I first saw these little trees on Pinterest made in green polymer clay. Following the link I was taken to a blog that seemed to have gotten the image off Pinterest so I can’t tell where the original idea came from. I love these little trees so much but I wanted to make mine in white polymer to make them look snow laden. Imagine how cute they would be grouped as a forest in the centre of a dinner table? Here’s how I made mine:
Starting with white polymer, oven cured clay bought at the craft store, form a small cone. Using nail scissors, which are perfect because of the curve of the blades, snip from the top all around the cone flicking up slightly as you pull the scissors out. Make sure that you are snipping in an irregular way so that your branches aren’t lined up one on top of the other.
Follow the manufacturer’s directions for baking. (mine was about 20 minutes at 250 degrees) and you’re done! If you are going to make a number of trees make sure that your clay cones are different sizes for a more natural grouping.
I really love it when I can take a traditional craft and use it in a way that’s not stuffy. I’ve been admiring marbled papers a lot lately but they look so very traditional and staid in most uses. Then I stumbled upon a whole lot of tutorials on both Pinterest and Youtube for marbling with nail polish and had an aha moment. These mugs use the same basic method as paper marbling but the end result is anything but ordinary and I did them all using dollar store mugs and the cheapest nail polish I could find at the drug store. In about an hour I had some beautiful one-of-a-kind mugs in my favourite colours.
- Plain, smooth ceramic mugs (mine are from the dollar store)
- Whatever nail polishes appeal to you (two colours seem to work well, I chose the cheapest polish at the drugstore)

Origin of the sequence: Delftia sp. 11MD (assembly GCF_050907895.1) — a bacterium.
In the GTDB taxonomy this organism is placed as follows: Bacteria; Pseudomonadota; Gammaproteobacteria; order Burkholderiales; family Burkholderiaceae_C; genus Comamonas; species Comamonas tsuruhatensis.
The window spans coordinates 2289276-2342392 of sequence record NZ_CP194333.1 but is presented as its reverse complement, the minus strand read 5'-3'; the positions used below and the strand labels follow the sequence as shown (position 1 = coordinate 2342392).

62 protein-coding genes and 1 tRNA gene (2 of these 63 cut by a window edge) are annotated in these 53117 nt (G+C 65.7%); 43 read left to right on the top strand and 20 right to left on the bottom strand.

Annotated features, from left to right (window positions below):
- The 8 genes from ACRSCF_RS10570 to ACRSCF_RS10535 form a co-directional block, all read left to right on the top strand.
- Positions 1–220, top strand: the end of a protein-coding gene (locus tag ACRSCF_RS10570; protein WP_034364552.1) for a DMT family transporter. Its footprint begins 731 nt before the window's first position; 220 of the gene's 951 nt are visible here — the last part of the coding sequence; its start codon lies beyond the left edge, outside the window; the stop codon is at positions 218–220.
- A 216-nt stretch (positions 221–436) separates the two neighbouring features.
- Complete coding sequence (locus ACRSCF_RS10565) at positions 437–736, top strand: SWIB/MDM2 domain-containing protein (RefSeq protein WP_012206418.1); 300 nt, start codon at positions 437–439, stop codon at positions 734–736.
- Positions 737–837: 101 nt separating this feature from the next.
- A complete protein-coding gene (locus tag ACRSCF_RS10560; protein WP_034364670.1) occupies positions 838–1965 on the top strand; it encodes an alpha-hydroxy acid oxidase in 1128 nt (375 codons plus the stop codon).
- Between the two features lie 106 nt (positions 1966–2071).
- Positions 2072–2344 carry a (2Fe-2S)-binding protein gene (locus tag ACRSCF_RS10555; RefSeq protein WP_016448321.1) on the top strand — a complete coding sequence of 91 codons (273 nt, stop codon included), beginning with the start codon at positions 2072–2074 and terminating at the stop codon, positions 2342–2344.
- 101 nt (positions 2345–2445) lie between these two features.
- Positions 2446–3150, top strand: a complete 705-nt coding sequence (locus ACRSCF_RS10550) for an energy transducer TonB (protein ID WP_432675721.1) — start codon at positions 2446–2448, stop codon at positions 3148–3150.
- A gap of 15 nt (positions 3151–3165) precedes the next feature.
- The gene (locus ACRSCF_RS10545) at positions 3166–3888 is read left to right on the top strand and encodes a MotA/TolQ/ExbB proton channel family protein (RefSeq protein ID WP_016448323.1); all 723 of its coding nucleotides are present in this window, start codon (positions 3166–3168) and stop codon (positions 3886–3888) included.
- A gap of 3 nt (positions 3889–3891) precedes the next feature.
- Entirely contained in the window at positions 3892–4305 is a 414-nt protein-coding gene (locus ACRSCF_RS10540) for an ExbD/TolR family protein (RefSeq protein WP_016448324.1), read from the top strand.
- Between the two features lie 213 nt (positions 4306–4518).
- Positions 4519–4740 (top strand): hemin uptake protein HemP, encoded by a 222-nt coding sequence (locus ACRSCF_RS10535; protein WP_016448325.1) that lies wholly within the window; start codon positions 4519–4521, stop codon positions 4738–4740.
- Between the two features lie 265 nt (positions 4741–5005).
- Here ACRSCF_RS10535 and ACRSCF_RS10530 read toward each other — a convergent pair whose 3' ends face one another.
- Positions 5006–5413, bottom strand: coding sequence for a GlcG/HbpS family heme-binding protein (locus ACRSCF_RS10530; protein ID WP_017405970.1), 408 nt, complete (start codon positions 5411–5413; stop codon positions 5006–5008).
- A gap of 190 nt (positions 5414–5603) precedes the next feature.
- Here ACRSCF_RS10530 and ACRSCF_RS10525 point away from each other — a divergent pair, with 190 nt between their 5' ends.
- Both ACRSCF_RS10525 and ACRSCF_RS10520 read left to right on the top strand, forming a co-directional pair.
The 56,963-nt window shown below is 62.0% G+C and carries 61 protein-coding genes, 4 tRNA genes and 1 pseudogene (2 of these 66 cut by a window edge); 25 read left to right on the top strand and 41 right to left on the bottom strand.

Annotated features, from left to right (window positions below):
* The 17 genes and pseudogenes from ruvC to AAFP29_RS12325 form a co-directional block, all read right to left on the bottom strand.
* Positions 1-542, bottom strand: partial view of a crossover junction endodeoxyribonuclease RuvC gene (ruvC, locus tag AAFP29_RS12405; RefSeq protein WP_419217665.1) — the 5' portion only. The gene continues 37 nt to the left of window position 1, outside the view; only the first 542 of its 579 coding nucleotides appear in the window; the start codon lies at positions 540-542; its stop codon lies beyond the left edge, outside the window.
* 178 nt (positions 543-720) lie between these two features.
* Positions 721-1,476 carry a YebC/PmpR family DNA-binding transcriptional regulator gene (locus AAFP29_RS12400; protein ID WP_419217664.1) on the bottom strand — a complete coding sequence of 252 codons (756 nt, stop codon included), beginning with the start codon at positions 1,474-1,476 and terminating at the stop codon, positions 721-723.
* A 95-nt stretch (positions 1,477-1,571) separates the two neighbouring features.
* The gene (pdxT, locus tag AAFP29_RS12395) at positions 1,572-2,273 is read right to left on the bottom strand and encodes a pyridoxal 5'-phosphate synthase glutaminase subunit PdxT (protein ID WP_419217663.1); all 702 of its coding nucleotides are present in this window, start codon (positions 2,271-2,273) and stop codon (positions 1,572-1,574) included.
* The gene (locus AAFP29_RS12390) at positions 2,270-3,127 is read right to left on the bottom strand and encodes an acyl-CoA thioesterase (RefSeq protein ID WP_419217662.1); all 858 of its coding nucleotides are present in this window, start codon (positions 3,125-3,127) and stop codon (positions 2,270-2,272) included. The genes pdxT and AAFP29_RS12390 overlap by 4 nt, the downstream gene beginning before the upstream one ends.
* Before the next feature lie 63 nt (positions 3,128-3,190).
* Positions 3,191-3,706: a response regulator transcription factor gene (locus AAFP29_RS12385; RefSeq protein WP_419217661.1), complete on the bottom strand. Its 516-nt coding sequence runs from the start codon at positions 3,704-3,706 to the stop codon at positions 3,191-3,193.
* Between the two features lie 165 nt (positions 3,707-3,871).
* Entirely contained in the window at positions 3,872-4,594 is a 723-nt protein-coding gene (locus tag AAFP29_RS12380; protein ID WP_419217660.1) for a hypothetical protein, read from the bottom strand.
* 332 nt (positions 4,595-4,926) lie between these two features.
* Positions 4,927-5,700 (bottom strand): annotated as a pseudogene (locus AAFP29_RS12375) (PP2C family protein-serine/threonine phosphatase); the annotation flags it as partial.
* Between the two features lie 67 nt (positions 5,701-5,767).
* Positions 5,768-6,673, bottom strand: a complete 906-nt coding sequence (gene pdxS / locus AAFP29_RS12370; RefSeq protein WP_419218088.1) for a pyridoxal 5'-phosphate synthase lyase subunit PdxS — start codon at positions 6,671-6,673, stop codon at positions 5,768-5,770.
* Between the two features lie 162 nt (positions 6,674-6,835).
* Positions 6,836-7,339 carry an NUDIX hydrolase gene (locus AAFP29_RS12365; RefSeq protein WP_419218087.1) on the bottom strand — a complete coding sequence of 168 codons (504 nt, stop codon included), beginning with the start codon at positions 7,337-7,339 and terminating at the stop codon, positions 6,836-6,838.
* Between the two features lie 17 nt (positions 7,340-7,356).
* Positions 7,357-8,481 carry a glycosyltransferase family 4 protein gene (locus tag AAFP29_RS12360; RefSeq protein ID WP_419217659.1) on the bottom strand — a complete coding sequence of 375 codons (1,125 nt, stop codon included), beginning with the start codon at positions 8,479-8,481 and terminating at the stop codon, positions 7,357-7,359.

- A disposable container deep enough to dip the mug into or one that you will use for this purpose only.
- Fill container with warm water
- Carefully drop or pour first nail polish colour into the water. Try not to pour too quickly because the polish will settle on the bottom and you want it to remain floating on the surface of the water.
- Pour the second colour of polish into the first and swirl it with a toothpick. Note: You’ll have to work pretty quickly at this stage because the polish forms a film on the surface and becomes useless.
- Dip the mug straight down into the water and polish and lift straight back out.
- Repeat process for each mug. Clean away any stray blobs and film of polish with toothpick in between dippings.
- Dry on newspaper, clean and sip away!
Spring is a time for freshness and cleanliness. Time to cleanse the palate after the overload of chocolate on Easter weekend. In other words… time for lemons.
Light, delicate and fresh lemon flavouring is used equally as successfully in savoury and sweet dishes, in body products and in home care products.
How to choose the perfect lemon: Usually the adage is “don’t squeeze the fruit” but in the case of lemons ignore that. The best way to assess a lemon is to give it a slight squeeze (we’re not talking here about a death grip). If the lemon is rock hard it’s no good, probably over or under ripe and won’t give you much juice. Too soft or mushy is definitely overripe and not a good choice. A lemon that gives slightly to a gentle squeeze will be the best bet. Look for a smooth peel that will indicate a thinner skin and a juicier fruit, avoid bumpy fruit. Avoid tinges of green which indicate an under-ripe fruit or a pale colour which means an older fruit past its prime. In hindsight I think the samples that I chose the other day that are pictured above have quite bumpy skin and if you look at the cut fruit you can see that the skin is quite thick. Apparently thinner skinned lemons would have been juicier.
How to store lemons: I love the look of a bowl of lemons on the kitchen counter just as much as I like the look of a vase of flowers but apparently that’s about the worst way to store lemons if you are looking for longevity. According to Cooks Illustrated the best way to store lemons is in the refrigerator in a sturdy plastic bag not the flimsy one from the grocers veggie stand. CI did a test of different storage methods and the clear winner was the plastic bag in which the lemons lasted four times longer than if stored on the counter. Apparently loose in the fridge is better than room temperature but not nearly as good as the plastic bag.
Tomorrow I’m going to share an amazing lemon pudding recipe that is an old family favourite and Thursday I plan on sharing a recipe for a home-made lemon hand scrub. Here’s hoping that life hands you lemons this week!